This is the Redskins’ appeal of the TTAB decision cancelling their REDSKINS registrations. This is a de novo appeal to the US District court in the Eastern District of Virginia.
Justia.com Opinion Summary: Fortres develops and sells a desktop management program called “Clean Slate” and holds a federally-registered trademark for use of that name to identify “[c]omputer software used to protect public access computers by scouring the computer drive back to its original configuration upon reboot.” When Warner Bros. Entertainment used the words “the clean slate” to describe a hacking program in the movie, The Dark Knight Rises, Fortres experienced a precipitous drop in sales of its software. Fortres sued, alleging that the use of the words “clean slate” in reference to the software in its movie infringed its trademark in violation of Lanham Act, 15 U.S.C. 1114, 1125, and Indiana unfair competition law. The district court dismissed, reasoning that Fortres had not alleged a plausible theory of consumer confusion, upon which all of its claims depend, and that Warner Bros.’ use of the words “the clean slate” was protected by the First Amendment. The Seventh Circuit affirmed without reaching the constitutional question. Juxtaposed against the weakness of all the other relevant factors, the similarity of the marks is not enough to establish confusion. Trademark law protects the source-denoting function of words used in conjunction with goods and services, not the words themselves.
43(b)log discussion here.
Judge Posner awards fees against the Conan Doyle Estate. Special word search game: find the words ‘violate the antitrust laws’ in this decision.
Bonus reference to the Happy Birthday copyright scheme, uh, dispute.
Narrator of ‘Honey Badger Don’t Care’ video, registers the phrase, and sues t-shirt company.
The New Jersey Turnpike Authority operates the Garden State Parkway. It owns a federal registration for its logo. There are rest stops on the Garden State, and people stop there and eat pizza. Defendant has two pizza restaurants in Florida, and aspires to be a franchisor for Jersey-themed restaurants. It uses a logo apparently based on the Garden State Parkway logo.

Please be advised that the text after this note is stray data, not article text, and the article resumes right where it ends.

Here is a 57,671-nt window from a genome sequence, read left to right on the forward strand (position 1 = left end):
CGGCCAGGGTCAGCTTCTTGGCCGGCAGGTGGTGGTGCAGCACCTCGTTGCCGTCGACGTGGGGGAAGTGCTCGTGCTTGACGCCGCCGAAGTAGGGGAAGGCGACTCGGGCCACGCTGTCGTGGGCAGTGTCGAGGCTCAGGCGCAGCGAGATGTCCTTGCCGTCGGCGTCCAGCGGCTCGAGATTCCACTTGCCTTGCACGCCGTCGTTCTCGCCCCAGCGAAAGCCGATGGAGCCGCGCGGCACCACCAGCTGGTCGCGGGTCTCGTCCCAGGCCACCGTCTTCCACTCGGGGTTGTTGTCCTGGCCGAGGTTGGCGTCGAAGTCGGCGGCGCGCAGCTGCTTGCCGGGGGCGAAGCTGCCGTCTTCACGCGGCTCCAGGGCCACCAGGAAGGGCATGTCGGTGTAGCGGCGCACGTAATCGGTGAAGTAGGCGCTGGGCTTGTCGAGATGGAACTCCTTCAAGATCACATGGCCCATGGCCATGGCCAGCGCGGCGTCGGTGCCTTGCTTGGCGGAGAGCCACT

Which cheap joke should we go for: Someone is in one of Defendant’s restaurants and thinks “wow, how did I find myself in a rest area on the Garden State Parkway?” or “Why would Defendant think that rest areas on the Garden State Parkway was an association worth evoking?”
[click here for rimshot] Chicago Cubs sue guy who wears Cub mascot costume, who allegedly hit a fan.
Largest Filer of Trademarks in U.S. Accused Of Fabricating Documents Relating To Trademark Priority in Civil Suit
The largest filer of trademarks in the United States is Raj Abhyanker PC. It is my understanding that Raj Abhyanker is the principal behind Trademarkia, the search database. I’m not quite clear as to the relationship between Trademarkia, and his law firm, which appears to do business under the name LEGAL FORCE. The two entities seem to co-market under the Twitter handle LF FORCE.
Mr. Abhyanker is involved in two lawsuits in the ND Cal with the company, Nextdoor Inc. Nextdoor accuses Mr. Abhankyer of various torts including cybersquatting, and Abhankyer accuses Nextdoor and co-defendants of, inter alia, theft of trade secret, in 3:12-cv-056670EMC. A summary judgement decision below summarizes some of the story. Mr. Abhankyer accuses Nextdoor of patent infringement in Fatdoor v Nextdoor, 5:2014cv02335.
Law360 now reports that Abhankyer’s attorneys (who were associated with Legal Force) moved to withdraw. The hearing was in camera, but the article notes that Nextdoor has alleged that Abhankyer has proffered fabricated evidence with regard to his alleged priority in the NEXTDOOR trademark. Its allegations are in the second document embedded below, page ten of its ‘opposition to motion.’ Mr. Abhankyer’s responses, characterized in the Law360 article, are contained in docket numbers 251 and 255 on Pacer.
The attorneys’ motion to withdraw was granted (which is not a reflection on the veracity of any allegations they may have made, other than that they can no longer function effectively as Mr. Abhankyer’s representatives.
This is a complex case, with 277 documents in the record less than two years in. We recommend looking at the original court documents before coming to any conclusions.